The biggest winners last night were ordinary Americans, who rose up by the millions to smite the establishment with their righteous anger.

Not since the election of Andrew Jackson in 1828 has the common man made his presence felt so strongly at the ballot box.  There have been other populists who ran for president  William Jennings Bryan and Ross Perot come to mind but their quixotic quests fell far short of victory.

If the common man was the big winner last night, the biggest losers have to be the Democratic hard left and NeverTrump Republicans.  United in their hate for Trump, both groups lost power and influence as a result of their sometimes hysterical opposition to last night's winner.

Jim Newell writing in Slate pronounces the Democratic establishment dead:

The midterm losses? That was just a bad cycle, structurally speaking; presidential demographics would make up for it. The party establishment made a grievous mistake rallying around Hillary Clinton. It wasn’t just a lack of recent political seasoning. She was a bad candidate, with no message beyond heckling the opposite sideline. She was a total misfit for both the politics of 2016 and the energy of the Democratic Party as currently constituted. She could not escape her baggage, and she must own that failure herself.

Theoretically smart people in the Democratic Party should have known that. And yet they worked giddily to clear the field for her. Every power-hungry young Democrat fresh out of law school, every rising lawmaker, every old friend of the Clintons wanted a piece of the action. This was their ride up the power chain. The whole edifice was hollow, built atop the same unearned sense of inevitability that surrounded Clinton in 2008, and it collapsed, just as it collapsed in 2008, only a little later in the calendar. The voters of the party got taken for a ride by the people who controlled it, the ones who promised they had everything figured out and sneeringly dismissed anyone who suggested otherwise. They promised that Hillary Clinton had a lock on the Electoral College. These people didn’t know what they were talking about, and too many of us in the media thought they did.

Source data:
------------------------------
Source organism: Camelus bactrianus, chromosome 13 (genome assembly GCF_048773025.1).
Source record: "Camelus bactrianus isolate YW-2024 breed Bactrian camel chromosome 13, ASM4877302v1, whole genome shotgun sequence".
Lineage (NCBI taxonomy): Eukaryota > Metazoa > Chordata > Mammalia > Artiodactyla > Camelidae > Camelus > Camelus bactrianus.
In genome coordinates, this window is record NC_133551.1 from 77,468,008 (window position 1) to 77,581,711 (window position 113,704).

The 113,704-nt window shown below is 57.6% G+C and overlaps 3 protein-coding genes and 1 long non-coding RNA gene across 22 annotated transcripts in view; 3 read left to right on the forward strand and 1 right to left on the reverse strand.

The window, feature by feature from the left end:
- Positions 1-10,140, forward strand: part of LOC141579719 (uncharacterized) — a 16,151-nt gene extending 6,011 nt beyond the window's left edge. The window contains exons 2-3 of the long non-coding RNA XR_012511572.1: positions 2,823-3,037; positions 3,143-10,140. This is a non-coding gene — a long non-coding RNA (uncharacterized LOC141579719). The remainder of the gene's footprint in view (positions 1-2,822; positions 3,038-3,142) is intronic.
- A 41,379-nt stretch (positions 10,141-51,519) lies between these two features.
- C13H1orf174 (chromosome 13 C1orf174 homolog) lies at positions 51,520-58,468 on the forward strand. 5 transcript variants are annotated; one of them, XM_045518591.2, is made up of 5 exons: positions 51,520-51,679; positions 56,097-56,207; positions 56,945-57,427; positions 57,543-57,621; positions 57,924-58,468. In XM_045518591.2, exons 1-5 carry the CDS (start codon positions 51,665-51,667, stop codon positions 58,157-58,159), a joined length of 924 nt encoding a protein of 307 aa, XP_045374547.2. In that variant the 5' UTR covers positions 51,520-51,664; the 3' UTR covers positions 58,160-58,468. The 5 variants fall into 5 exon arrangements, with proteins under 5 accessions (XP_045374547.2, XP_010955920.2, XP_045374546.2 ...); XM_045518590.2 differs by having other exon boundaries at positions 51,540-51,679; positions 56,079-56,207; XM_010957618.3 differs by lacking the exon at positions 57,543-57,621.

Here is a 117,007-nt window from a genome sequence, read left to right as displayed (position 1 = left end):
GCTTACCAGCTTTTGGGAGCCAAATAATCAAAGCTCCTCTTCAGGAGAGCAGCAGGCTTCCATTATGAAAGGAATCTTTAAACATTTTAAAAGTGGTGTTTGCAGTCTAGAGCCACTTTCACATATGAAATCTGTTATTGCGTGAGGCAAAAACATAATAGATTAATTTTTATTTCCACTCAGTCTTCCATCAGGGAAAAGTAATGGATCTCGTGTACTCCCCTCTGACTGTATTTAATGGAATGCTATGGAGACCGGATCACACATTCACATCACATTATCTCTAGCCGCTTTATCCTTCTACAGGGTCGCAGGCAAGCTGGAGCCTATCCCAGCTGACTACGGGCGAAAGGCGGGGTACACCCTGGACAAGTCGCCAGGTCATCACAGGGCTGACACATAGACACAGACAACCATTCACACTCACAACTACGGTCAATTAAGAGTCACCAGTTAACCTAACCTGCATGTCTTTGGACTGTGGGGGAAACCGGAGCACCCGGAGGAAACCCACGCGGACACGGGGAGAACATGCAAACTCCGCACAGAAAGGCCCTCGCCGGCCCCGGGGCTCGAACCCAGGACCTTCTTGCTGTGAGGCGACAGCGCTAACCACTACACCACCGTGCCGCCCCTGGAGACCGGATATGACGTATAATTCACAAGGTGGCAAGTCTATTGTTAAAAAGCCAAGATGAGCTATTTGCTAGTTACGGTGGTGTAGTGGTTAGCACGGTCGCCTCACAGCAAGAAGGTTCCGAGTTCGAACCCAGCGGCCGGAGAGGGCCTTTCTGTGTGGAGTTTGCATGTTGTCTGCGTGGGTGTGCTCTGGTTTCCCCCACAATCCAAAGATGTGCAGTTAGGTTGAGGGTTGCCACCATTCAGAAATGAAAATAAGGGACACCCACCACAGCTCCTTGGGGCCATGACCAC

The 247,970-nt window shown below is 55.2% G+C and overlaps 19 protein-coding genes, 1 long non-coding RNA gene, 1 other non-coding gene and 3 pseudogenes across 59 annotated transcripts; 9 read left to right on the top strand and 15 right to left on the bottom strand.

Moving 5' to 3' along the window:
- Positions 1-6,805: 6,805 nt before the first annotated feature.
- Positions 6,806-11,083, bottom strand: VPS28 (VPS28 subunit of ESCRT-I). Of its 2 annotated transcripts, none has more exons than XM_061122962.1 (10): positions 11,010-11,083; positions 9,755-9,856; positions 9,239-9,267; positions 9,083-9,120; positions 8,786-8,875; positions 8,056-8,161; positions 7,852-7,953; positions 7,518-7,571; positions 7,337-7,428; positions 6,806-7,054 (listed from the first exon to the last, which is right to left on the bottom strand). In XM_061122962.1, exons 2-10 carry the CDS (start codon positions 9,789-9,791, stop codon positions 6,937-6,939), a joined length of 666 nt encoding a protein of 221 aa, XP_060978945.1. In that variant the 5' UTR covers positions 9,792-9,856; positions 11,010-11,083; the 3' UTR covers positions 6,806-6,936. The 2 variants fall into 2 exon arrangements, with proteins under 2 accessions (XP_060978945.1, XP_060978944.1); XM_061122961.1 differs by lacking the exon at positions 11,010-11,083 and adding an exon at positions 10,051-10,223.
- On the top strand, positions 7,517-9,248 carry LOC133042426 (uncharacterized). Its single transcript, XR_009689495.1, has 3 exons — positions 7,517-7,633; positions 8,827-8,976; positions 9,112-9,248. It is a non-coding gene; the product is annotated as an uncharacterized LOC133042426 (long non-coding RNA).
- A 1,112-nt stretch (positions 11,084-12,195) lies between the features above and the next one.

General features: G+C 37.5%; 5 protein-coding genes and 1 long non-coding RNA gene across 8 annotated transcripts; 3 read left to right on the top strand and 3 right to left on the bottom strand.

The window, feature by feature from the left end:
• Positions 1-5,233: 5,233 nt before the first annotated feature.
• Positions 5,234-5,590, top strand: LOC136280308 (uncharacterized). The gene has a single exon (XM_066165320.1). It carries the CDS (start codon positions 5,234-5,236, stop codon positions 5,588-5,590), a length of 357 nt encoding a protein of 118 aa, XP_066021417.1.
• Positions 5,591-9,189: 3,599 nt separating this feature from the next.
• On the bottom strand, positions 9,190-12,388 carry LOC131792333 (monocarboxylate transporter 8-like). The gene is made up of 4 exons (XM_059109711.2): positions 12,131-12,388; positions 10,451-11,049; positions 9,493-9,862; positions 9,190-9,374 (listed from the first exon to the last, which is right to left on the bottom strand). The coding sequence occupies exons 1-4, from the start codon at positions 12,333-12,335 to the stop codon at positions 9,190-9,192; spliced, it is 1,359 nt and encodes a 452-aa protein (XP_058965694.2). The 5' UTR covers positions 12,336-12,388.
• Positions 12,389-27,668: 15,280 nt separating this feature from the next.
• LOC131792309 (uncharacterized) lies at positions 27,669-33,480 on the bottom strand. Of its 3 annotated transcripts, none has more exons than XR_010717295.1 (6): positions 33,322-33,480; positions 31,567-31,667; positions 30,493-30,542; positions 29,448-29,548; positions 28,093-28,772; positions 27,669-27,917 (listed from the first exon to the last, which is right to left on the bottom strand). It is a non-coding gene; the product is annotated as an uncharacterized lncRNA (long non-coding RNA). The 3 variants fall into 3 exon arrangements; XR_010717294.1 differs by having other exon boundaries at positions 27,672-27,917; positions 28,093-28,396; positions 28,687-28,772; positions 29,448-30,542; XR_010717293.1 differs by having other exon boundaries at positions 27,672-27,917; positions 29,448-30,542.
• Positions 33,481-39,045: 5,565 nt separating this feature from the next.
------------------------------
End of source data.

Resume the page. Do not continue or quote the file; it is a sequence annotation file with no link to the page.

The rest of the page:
[...]

Whoever takes over what’s left of the Democratic Party is going to have to find a way to appeal to a broader cross section of the country. It may still be true that in the long term, Republicans can’t win with their demographics, but we found out Tuesday that the long term is still pretty far away. Democrats have to win more white voters. They have to do so in a way that doesn’t erode the anti-racist or anti-sexist planks of the modern party, which are non-negotiable. If only there were a model for this.

The few Democratic leaders who remain are going to say that it was just a bad note struck here or there, or the lazy Bernie voters who didn’t show up, or Jim Comey, or unfair media coverage of Clinton’s emails, to blame for this loss.

As for the NeverTrumps, we confidently tried to overturn the GOP convention, only to find little support outside the pundit class.  When that didn't come about, we tried to capitalize on Trump's unpopularity in the party by pushing the amatuer McMullen on voters.  His campaign was an epic fail, as he couldn't qualify for ballot access in 16 states. 

We NeverTrumps somberly predicted a GOP apocalypse the end of the party.  It didn't happen, as Republicans kept the Senate and had minimal losses in the House.

Those disgruntled GOP voters began to come home.  And yesterday, they held their noses and voted Trump.  In the end, the NeverTrump movement had close to zero impact on the election.

Were we wrong?  That, of course, remains to be seen.  Trump could still be the disastrous president we NeverTrumps believe he will be.  But it is humbling to realize that so much of what we believed to be true was untrue.  And liberals like Elizabeth Warren and Bernie Sanders and we NeverTrumps had better understand where we figured wrong if anything is to be salvaged from our debacle.